Macau Caritas founder dies
Spanish Jesuit, whose Cantonese name was “Luk Ngai,” also founded Casa Ricci
Father Luis Ruiz Suarez, who dedicated his entire life to needy people in Macau and mainland China, died yesterday at the age of 97. The Spanish Jesuit, whose Cantonese name was “Luk Ngai,” was the founder of Caritas Macau.
Paul Pun Chi-meng, secretary general of Caritas Macau, remembered Father Ruiz’s selfless service, saying that “He was a pragmatic man. He never spread the Gospel with words, but I saw Jesus whenever I saw him.”
The obituary prepared by Caritas honored his lifelong contribution while urging people from all walks of life to emulate his spirit to serve the needy in the community.
Born in 1913, Father Ruiz joined the Jesuits in 1930. His missionary work in China began in 1941. It was interrupted by the Second Sino-Japanese War, and resumed after the war ended in 1945. When the Communists took control of China in 1949, he was imprisoned briefly and expelled from the country.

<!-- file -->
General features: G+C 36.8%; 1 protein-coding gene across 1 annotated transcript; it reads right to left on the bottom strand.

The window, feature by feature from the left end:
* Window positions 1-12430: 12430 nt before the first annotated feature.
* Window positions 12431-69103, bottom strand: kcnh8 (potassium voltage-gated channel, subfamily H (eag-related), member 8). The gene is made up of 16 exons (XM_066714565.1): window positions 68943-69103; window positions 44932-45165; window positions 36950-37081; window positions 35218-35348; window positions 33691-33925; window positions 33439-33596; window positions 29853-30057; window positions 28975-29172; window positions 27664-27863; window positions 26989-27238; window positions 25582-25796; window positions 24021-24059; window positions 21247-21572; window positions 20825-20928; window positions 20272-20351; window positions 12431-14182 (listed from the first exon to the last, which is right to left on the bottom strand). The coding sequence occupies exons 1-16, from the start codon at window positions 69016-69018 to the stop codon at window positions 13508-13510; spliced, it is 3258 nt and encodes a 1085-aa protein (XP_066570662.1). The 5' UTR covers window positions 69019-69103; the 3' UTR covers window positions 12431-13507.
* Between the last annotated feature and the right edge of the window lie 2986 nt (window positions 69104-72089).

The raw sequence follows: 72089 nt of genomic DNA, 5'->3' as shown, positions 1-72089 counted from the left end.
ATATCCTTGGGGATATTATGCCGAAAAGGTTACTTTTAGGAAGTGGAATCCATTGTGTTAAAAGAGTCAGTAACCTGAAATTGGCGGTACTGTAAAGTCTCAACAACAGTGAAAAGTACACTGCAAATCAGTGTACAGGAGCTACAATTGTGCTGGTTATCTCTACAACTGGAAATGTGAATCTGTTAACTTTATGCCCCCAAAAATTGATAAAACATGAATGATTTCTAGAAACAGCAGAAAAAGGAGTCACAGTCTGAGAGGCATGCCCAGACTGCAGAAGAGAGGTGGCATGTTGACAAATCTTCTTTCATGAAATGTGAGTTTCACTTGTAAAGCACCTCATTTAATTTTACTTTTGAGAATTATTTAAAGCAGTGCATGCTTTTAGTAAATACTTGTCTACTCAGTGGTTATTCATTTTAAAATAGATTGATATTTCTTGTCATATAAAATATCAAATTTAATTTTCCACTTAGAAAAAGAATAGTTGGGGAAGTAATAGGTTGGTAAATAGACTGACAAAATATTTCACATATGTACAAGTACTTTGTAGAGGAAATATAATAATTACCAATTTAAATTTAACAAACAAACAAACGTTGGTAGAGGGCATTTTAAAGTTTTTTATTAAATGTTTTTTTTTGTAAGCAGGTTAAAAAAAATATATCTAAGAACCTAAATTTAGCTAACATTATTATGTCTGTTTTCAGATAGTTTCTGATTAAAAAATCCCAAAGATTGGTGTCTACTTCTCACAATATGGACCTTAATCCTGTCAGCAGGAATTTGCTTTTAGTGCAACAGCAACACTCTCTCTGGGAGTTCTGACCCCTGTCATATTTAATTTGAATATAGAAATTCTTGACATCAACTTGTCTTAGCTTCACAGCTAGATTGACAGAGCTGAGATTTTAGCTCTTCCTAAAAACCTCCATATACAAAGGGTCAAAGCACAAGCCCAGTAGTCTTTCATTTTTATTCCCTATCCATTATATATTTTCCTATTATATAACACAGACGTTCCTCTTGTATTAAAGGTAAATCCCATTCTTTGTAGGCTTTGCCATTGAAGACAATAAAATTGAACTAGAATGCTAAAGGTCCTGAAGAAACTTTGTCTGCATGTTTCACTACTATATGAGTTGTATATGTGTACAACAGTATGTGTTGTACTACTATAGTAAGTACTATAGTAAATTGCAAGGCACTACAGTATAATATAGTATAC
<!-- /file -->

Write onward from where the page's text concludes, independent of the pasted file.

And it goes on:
He was told by his Jesuit provincial to stay in Macau, at the time a Portuguese colony, to recover from typhoid, which he contracted in prison, but within a month he was already working with refugees.
Later he founded the Casa Ricci Social Service in Macau. It was later turned into Caritas Macau, which he began to operate in the 1970s and established five centers for the aged and for young men and women with mental disabilities.
He also enlisted the Sisters of Charity of St. Anne to help caring for the people with leprosy.
He began his service for people with leprosy in neighboring Guangdong province in 1984. Ten years later, this service had grown so much that he handed the Caritas operation back to Macau diocese.
He had helped more than 8,000 patients and their children in about 140 leprosaria in various Chinese provinces.
In 2005, Father Luis, in his 90s, accepted invitation from the Hunan provincial government to set up a caring center for HIV/AIDS patients.
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